msrisotto Thu 15-Dec-16 07:19:50

This is the kind of situation where i would rationalise and ignore my instincts, get excited to have a new friend then discover i was right all along. I know men and women can be platonic friends but your spidey senses are gonna be right aren't they....

EvenTheWind Thu 15-Dec-16 07:29:43


OP herself is uneasy, this isn't coming from the BF.

OP, if your instincts are saying he fancies you and wants more, trust them.

You may believe yourself and still decide to go,with an out if you need it, but you are at least prepared.

Or you may prefer to skip it, Especially as the "cost" of doing so is missing an event that would be fun but not essential.

LemonSqueezy0 Thu 15-Dec-16 07:38:23

That's why I mentioned that there were intricacies and yes 'spidey senses' but she's mates with others from same scenario, plus there seems to be a focus on him being attractive etc. If he's never come onto her, or hinted that he would just given the right situation, then I feel it's a bit preemptive. There's nothing that he's said or done in the OP to suggest he's on the prowl...

AmaDablam Thu 15-Dec-16 07:53:39

I think that "on paper" it sounds like you should go. It's not a 1-1 situation, you'd have friends there and this guy doesn't have form for overstepping the boundaries. It's quite likely completely innocent and genuinely platonic.

However you seem to be extremely anxious and uncomfortable about it and there's nothing wrong with that. You have your gut feelings which are a powerful thing and for all we know, they may be right. I think if you accept the invitation you'll worry and stress about it in the run up, then quite possibly analyse all the little details afterwards, even if nothing untoward happens. You say you won't lose any sleep if you don't go, well, it sounds to me like you will if you do go, so there you have your answer. I'd politely decline, breathe a sigh of relief that you no longer have to think about it, and get on with enjoying the run up to Christmas.

WellErrr Thu 15-Dec-16 07:57:51

Why isn't he taking his wife?

WellErrr Thu 15-Dec-16 07:59:03

By that I mean, if my DH was invited to a fun event he needed a companion for, I'd expect him to ask me rather than a ransomed he used to work with.

WellErrr Thu 15-Dec-16 07:59:13


Cricrichan Thu 15-Dec-16 08:00:08

I find this all very weird tbh. I've sometimes thought that someone may be interested in me and it hasn't been hard for it not to go any further. You have a boyfriend and bringing him up in a few conversations should be enough to make it clear that you're not interested. I also don't think it should be hard not to flirt with him, regardless of the situation. I don't know, it almost sounds as if you are slightly attracted to this man and are worried about your reactions and your feelings if he were to show you soke attention?

pensivepolly Thu 15-Dec-16 08:26:17

I don't think you would be posting here if you felt it was ok for you to go. Something in the back of your mind is making you hesitate.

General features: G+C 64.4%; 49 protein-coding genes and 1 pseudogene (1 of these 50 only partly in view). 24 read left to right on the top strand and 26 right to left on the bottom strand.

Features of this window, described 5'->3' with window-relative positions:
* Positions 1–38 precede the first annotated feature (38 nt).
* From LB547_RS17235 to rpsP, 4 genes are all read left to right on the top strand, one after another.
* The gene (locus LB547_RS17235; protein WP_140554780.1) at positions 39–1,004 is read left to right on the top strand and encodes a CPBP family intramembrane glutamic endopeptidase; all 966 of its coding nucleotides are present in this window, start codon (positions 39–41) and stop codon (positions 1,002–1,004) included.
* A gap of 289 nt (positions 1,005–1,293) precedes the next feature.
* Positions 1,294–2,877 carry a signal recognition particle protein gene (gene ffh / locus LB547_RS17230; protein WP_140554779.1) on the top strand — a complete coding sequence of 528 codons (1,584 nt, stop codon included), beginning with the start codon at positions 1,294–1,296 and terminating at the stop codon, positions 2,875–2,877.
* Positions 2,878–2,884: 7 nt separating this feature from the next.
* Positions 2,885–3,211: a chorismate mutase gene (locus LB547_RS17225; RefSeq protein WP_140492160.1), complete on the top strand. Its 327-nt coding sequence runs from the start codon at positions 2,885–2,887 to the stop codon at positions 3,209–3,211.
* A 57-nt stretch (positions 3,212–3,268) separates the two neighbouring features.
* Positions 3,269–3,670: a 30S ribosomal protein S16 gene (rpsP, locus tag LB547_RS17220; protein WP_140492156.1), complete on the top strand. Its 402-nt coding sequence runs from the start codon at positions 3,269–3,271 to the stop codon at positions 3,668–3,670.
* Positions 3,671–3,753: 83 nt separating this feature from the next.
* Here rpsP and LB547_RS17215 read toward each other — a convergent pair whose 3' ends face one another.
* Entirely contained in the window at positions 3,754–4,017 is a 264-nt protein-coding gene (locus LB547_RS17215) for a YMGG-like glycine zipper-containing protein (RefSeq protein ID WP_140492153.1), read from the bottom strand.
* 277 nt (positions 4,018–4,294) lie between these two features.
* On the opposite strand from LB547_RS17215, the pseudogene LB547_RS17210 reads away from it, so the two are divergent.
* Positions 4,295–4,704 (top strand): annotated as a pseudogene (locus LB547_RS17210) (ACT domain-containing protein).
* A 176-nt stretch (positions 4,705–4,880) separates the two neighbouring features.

Lucy7400 Thu 15-Dec-16 08:27:38

Listen to your instincts.

shovetheholly Thu 15-Dec-16 08:28:40

I don't get this. You say both that you are just friends, and that there's more to it than this. You say you won't touch him with a bargepole, but also suggest that there have been some mildly flirty messages about his good looks. Which is it?

I have loads of male friends, including some that I'm really close to. Tonight, I'll be going out as the only woman in a bunch of blokes (a reading group). It's not a problem because they're mates, and the lines are really clear. That means I don't flirt with them. I'm old enough not to need sexually-motivated admiration for my own ego - I'd rather have their friendship and respect.

AmaDablam Thu 15-Dec-16 08:31:19

why isn't he taking his wife?

See I don't find that weird at all. They have kids and it's often hard to get a babysitter this time of year. Especially as op mentioned this guy doesn't live locally but the event is presumably happening near her, so would probably require someone to have their kids overnight.

EvenTheWind Thu 15-Dec-16 08:32:53

Nothing in the op except the posting of the op, lemon.

Radbadsad Thu 15-Dec-16 08:40:43

if I was the wife I am not sure how I would feel about my DH essentially going on a night out to meet a female colleague . I think that this says something about how you view male and female friendships.

I don't see what the problem is. It's a fun night out with a male work colleague and others. Your BF was going and colleague had no problem with this. You don't fancy colleague and presumably have the ability to tell him this should he think otherwise. You go, have fun, treat him in the same way that you would any other casual friend, if he says or does something inappropriate you put him straight.

LemonSqueezy0 Thu 15-Dec-16 10:41:04

Glad I'm not the only one who feels this way! If you don't want to go, you don't have to. You're not obliged to by work or family politics. It just seems that you've mentioned his good looks and don't seem to trust that nothing will happen, so don't go. But your OP seems to suggest it's your feelings, rather than his that should be the reason.